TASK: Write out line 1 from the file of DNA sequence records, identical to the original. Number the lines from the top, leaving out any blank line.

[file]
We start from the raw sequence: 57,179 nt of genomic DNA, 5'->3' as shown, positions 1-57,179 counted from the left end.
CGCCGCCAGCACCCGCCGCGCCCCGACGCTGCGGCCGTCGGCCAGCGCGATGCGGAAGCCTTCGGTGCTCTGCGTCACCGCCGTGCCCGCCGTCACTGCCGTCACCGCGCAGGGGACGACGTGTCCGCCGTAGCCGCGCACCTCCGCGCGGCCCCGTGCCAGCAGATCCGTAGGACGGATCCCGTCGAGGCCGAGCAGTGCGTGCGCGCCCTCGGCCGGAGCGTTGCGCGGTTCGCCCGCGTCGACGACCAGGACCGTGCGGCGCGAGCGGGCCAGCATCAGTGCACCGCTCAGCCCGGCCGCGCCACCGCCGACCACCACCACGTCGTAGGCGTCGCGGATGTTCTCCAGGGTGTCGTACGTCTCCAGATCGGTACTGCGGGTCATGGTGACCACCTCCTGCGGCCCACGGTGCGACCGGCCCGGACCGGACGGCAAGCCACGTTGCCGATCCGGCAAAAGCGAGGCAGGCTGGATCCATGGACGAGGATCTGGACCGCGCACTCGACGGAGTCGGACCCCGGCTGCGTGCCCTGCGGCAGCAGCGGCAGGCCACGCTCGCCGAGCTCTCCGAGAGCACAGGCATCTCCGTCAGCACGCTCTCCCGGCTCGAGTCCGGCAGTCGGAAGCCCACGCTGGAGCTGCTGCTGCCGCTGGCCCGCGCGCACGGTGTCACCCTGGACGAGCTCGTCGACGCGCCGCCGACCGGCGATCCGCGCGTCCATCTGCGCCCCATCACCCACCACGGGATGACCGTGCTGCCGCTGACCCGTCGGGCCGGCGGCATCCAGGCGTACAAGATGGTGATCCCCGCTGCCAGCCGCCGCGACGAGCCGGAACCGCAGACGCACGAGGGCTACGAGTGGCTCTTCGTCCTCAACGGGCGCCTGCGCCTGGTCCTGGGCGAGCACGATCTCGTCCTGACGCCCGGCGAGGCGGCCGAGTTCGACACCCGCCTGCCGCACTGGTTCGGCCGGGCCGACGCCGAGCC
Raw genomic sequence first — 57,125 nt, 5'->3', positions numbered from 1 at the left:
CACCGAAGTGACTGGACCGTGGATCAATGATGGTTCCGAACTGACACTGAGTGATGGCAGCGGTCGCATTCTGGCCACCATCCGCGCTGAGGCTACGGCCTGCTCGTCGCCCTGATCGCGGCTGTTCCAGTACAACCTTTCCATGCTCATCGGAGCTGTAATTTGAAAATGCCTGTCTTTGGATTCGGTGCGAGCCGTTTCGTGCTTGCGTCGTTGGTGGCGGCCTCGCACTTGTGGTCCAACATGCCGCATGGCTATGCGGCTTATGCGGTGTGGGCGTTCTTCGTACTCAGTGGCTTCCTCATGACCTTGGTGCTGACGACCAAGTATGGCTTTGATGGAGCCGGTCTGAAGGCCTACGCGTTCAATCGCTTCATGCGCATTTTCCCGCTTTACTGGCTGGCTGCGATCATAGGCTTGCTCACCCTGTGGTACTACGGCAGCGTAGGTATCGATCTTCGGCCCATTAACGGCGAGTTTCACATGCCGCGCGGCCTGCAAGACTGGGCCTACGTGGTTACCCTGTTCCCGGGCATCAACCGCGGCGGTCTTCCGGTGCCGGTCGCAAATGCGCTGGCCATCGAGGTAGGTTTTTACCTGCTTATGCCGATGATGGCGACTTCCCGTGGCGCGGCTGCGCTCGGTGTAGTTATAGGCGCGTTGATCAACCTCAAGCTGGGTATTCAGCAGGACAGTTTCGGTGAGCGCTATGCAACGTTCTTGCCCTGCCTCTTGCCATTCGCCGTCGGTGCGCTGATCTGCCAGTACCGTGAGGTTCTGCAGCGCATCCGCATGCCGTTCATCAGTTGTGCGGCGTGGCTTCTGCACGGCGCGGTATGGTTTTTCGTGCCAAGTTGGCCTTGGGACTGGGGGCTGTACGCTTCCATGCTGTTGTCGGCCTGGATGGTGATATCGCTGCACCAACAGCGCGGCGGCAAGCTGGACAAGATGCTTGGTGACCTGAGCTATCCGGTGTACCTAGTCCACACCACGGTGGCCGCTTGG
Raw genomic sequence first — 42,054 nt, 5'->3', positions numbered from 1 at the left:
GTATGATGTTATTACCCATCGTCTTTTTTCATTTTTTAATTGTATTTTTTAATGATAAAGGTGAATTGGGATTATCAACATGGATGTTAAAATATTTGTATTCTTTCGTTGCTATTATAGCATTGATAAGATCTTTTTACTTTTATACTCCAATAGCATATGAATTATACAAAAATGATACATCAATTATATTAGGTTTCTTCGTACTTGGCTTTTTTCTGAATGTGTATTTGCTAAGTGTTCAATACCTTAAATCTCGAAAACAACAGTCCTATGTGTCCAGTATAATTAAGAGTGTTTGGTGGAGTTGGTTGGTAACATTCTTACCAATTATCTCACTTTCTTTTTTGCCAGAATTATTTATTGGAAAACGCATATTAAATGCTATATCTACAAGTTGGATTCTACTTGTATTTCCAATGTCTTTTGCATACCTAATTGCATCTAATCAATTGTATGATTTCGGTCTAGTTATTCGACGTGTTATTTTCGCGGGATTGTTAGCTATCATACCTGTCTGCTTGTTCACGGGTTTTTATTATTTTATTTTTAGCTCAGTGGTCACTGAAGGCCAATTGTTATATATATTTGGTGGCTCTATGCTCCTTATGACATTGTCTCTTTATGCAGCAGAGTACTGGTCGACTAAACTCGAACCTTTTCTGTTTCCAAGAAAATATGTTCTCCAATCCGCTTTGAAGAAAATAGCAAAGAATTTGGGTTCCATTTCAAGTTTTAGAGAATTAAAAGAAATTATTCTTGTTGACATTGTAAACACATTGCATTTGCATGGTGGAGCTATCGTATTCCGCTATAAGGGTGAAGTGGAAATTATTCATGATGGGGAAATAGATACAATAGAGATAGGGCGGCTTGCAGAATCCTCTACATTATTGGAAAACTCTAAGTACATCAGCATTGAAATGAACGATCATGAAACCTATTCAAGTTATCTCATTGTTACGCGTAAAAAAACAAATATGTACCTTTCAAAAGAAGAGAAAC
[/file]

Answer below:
We start from the raw sequence: 57,179 nt of genomic DNA, 5'->3' as shown, positions 1-57,179 counted from the left end.